Previous research has reported that public-academic partnerships (PAPs) can effectively promote PAP leaders’ use of research evidence in improving youth outcomes. However, the existing literature has not yet clarified whether and how PAP leaders’ use of research evidence evolves along the PAP life cycle and whether PAP partners’ concordant perceptions of usefulness of their PAP has an impact on PAP leaders’ use of research evidence. Developing a conceptual framework that recognizes the PAP life cycle and empirically identifying contexts and mechanisms of PAPs that promote PAP leaders’ use of research evidence from the PAP life cycle perspective are imperative to guide researchers and policymakers to successfully lead PAPs and foster policymakers’ use of research evidence for improving youth outcomes.
Utilizing an integrated framework of organizational life cycle perspective, a social partnership perspective, and a realist evaluation, this study examines the extent to which PAP development and PAP leaders’ use of research evidence can be characterized into life cycle stages and identifies PAP contexts and mechanisms that explain the progress of PAPs and PAP leaders’ use of research evidence through life cycle stages.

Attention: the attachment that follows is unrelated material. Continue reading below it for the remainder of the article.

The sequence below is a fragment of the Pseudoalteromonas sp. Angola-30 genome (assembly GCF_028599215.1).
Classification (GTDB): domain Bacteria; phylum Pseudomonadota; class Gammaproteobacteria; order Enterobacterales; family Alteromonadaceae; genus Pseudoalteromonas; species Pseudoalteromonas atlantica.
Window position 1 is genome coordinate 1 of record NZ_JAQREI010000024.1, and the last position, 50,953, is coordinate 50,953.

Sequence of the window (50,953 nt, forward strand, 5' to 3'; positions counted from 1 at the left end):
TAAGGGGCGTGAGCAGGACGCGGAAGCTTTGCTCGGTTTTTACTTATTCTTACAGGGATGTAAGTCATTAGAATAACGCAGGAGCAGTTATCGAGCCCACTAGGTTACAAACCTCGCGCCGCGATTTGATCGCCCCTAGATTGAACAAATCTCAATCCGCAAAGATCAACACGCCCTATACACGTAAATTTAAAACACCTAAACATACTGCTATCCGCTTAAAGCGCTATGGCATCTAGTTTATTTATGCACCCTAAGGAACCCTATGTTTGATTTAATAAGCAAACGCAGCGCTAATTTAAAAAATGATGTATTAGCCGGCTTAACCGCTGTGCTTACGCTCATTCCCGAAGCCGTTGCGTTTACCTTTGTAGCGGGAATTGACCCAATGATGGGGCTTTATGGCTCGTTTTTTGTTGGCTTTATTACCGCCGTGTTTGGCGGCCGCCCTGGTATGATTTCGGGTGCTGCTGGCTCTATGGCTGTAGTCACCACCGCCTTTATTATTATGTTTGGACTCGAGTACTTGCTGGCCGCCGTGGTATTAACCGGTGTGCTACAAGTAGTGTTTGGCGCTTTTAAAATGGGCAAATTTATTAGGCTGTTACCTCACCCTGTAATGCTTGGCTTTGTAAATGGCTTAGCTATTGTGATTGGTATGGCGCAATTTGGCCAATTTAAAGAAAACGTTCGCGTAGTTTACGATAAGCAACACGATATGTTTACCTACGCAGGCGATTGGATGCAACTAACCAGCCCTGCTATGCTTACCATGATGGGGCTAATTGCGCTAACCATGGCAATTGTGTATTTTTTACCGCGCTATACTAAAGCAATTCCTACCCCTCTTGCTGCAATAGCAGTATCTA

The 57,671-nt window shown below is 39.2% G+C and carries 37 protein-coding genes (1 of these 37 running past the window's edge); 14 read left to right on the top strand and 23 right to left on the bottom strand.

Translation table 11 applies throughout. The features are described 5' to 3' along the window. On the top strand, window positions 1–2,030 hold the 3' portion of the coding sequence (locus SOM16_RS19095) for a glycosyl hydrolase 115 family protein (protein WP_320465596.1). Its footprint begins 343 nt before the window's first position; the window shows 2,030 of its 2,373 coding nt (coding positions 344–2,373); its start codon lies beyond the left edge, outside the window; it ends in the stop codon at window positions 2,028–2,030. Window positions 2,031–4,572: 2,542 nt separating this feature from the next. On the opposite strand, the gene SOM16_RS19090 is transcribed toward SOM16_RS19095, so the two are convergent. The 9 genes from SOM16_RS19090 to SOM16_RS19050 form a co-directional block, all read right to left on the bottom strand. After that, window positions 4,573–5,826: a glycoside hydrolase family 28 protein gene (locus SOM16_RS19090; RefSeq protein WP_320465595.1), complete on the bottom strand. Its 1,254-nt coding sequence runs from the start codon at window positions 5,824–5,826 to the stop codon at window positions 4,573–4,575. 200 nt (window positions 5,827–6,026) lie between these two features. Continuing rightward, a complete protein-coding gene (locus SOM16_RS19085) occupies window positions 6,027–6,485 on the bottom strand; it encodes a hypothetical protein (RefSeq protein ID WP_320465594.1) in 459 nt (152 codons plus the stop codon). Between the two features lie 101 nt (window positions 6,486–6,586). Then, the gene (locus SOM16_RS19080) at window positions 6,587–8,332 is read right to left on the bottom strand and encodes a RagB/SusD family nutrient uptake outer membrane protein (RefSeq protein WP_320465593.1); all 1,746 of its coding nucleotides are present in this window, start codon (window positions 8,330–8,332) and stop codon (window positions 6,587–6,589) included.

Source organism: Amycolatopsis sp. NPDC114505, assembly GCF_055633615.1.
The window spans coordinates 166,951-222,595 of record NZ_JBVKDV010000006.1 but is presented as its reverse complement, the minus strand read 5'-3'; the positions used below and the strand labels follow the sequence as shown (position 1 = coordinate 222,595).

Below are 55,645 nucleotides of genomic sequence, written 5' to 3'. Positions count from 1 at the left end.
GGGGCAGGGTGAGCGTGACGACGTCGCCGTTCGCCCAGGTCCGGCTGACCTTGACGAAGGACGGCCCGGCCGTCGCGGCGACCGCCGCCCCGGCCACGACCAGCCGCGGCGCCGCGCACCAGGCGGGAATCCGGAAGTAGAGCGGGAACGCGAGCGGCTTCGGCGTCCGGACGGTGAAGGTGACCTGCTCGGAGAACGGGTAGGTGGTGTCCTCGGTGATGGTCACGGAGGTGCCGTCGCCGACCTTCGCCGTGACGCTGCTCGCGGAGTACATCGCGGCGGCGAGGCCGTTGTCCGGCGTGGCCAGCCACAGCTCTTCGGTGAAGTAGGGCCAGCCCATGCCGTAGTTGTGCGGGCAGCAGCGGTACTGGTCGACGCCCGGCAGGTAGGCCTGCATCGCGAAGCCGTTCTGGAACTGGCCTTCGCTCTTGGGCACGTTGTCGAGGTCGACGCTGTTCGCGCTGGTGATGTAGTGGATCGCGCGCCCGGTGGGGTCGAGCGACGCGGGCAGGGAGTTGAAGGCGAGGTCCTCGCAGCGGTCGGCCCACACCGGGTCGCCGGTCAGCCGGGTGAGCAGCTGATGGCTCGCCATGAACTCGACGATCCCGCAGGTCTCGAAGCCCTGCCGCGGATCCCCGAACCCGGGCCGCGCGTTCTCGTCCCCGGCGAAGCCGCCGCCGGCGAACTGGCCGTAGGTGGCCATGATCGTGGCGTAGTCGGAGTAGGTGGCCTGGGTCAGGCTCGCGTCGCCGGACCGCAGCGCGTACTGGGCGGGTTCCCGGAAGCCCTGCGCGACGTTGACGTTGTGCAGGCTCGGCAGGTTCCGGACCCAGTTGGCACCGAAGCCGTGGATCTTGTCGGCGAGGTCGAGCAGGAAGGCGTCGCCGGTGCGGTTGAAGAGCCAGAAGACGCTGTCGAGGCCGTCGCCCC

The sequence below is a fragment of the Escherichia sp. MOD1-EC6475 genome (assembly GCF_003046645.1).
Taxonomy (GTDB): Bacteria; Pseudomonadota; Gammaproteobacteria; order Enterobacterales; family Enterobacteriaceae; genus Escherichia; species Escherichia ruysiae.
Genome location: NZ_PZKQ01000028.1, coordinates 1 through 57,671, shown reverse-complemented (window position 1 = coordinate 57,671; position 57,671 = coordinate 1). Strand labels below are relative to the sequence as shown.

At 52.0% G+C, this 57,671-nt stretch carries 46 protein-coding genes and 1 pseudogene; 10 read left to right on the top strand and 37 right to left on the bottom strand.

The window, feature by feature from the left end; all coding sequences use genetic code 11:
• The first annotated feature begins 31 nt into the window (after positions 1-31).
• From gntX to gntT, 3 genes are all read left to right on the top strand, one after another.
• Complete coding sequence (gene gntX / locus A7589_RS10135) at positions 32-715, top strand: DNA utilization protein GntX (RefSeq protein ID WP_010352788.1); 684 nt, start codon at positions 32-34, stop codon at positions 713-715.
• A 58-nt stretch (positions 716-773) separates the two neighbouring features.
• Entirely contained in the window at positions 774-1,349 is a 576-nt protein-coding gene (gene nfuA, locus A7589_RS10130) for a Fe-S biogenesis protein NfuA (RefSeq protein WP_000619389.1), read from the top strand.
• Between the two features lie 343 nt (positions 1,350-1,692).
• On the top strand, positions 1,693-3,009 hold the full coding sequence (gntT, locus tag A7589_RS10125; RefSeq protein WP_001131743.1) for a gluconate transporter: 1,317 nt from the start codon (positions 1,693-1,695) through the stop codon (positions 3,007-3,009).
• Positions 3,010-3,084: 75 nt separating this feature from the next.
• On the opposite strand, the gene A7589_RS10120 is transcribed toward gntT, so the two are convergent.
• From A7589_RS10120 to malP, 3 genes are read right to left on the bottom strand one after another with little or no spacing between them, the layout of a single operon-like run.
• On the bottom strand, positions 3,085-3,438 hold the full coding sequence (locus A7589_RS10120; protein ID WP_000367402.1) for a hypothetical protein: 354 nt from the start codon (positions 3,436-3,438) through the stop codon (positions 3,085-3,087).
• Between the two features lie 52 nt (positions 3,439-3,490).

Recruiting PAPs across the United States that aim to improve mental health and promote well-being of youth aged 12-25 years, the study conducts a document analysis and an online survey of PAPs to inform policymakers and academic researchers on the contexts and mechanisms to increase PAP sustainability and promote policymakers’ use of research evidence in improving youth outcomes.
Fifty-three PAPs that meet the recruitment criteria have been identified, and document review of PAPs and participant recruitment for the online survey of PAP experience have been conducted.
This paper will help policymakers and researchers gain a deeper knowledge of the contexts and mechanisms for each PAP life cycle stage in order to optimize PAP leaders’ use of research evidence in achieving positive youth outcomes.